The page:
- Consonant Contrasts. Whether you’re targeting the sounds and spellings of initial, medial, or final consonants, it may help to compare their features. For instance, voiced sounds can be contrasted with their voiceless counterparts. The “stops” / b p d t g k /—for which the air is blocked and then released—can be practiced along in contrast to the “continuants” / v f z th dz sh s /, which are articulated with friction. Consonant clusters can be compared to single and combined sounds. And all consonant sounds and spellings can be analyzed according to where they occur in words.
Still haven’t had enough fun with instruction in Consonants Sounds & Spellings? As usual, the pedagogical features of the “serious lessons” above can be easily incorporated into activities that not only teach but that are also engaging, motivating, entertaining, efficient, and effective in accent improvement. Here are only three possibilities of many that are available:
- Play Consonant-Sound Bingo. How can Phonics & Spelling Bingo games that feature consonants in minimal pairs & groups be especially productive in pronunciation practice? Instead of having a Caller shout out items, players themselves can articulate words that contrast sounds in initial, medial, and final positions. The reactions of their listeners will serve as natural feedback, impelling learners to improve the clarity of their speech. Why not try out this technique with materials like Sample Games 21-24, 29, 31-32: Contrasts in Initial, Medial, & Final Consonant Sounds (+ Silent Consonants) from Intermediate- & Advanced Phonics & Spelling Bingo Activity & Idea Books? To maximize their use, you can follow instructions in the resource books themselves and/or make up your own procedures and rules for creative, effective lessons and games.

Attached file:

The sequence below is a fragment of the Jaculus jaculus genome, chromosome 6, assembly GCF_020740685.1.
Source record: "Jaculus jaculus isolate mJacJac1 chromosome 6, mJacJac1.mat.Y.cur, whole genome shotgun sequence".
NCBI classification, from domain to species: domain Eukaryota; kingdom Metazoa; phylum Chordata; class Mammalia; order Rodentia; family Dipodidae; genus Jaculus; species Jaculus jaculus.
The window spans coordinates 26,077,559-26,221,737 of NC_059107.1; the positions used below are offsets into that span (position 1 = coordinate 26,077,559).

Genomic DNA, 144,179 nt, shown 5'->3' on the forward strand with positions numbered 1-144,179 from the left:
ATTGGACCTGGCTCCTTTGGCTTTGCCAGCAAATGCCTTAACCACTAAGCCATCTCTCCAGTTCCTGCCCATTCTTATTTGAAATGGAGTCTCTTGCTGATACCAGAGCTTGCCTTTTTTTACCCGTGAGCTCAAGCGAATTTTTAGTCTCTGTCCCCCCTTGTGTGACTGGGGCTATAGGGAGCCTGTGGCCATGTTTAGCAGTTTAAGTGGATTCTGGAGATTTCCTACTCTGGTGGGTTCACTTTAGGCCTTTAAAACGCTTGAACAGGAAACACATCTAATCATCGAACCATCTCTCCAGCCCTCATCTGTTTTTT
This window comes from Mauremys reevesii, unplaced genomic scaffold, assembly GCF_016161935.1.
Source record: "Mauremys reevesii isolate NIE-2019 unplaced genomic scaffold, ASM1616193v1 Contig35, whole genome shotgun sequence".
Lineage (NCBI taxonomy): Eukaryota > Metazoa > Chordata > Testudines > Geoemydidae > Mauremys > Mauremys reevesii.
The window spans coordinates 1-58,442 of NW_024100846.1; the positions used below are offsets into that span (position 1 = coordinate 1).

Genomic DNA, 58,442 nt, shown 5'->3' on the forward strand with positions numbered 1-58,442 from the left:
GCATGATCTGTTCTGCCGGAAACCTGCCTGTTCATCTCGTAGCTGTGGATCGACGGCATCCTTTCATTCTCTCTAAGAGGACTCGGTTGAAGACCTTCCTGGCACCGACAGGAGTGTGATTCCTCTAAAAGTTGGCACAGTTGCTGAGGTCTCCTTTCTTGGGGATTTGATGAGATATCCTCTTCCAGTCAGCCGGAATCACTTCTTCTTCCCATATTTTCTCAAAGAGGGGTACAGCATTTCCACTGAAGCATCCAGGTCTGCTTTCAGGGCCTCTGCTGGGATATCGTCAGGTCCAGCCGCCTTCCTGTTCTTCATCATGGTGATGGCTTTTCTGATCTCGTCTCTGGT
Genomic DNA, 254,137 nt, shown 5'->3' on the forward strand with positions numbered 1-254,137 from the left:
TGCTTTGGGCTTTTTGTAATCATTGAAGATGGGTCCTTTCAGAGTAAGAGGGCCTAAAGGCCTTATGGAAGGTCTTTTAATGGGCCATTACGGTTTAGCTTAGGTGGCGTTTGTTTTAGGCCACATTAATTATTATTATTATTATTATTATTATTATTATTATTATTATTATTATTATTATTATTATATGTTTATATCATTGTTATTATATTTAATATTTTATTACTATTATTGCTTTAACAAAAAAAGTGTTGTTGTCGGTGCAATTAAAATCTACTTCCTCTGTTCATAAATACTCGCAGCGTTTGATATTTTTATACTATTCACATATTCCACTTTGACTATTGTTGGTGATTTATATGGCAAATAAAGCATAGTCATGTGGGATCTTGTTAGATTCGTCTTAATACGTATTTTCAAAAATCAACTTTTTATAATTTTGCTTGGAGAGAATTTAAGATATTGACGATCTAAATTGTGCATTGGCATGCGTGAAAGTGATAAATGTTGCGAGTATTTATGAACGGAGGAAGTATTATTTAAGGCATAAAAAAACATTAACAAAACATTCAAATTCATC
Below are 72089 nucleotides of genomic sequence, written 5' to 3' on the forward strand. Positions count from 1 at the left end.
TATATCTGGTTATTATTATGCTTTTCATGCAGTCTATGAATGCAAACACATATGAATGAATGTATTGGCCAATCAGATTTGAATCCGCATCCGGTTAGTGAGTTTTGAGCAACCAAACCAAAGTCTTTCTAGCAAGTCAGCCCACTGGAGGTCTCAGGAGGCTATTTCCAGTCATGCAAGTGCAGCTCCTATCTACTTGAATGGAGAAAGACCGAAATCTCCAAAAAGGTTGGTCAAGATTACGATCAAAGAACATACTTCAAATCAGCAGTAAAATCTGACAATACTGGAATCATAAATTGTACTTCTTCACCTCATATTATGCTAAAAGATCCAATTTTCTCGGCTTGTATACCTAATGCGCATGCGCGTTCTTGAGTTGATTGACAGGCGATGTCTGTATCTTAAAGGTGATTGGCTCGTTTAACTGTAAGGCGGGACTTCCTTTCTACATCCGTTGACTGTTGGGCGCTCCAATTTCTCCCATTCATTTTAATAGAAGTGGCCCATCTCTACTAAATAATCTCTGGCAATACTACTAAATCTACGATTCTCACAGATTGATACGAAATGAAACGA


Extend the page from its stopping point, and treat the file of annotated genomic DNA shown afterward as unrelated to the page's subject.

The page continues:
- Use Four-of-a-Kind Initial-Consonants Cards in preparation, lesson, game, follow-up, and testing activities. How can you continue to improve your and others’ clear pronunciation of consonants while having a good time and increasing vocabulary? You can play cards! Teach/learn, engage, and otherwise enjoy illustrated card packs that match initial consonant sounds and clusters in sets-of-four words (for Actions/Activities, Animals/People, Places, and Things). Here’s the first half of a pack of Initial-Consonants Cards, Intermediate Level (80 Words with Common Spellings for 20 Consonants Sounds & Clusters) to download, cut apart, and integrate into instruction and practice. For ideas on how to maximize and go beyond their use, see the accompanying Activity & Idea Book. Or—as usual—devise even more instructive lessons and activities of your own.
- Do vocabulary puzzles that focus on consonant sounds and spellings, like those in Intermediate Phonics & Spelling Puzzles for Word-Level Pronunciation, Reading, & Vocabulary Learning: Consonant Sounds & Letters. Summarizing pedagogy begins the 18-page section. Then come 4 pages targeting Initial Consonants, 4 for Final Consonants, and 4 for Consonant Combinations. In addition to word searches and crosswords, there are many other creative formats that motivate language learners and new readers to add, subtract, move, and otherwise manipulate letters to get answers. After an illustrated Answer Key and a Reference Word List, there’s even a Consonant Path-Game Board.
The full chapters of the excerpts gifted above are taken from several Authors & Editors products: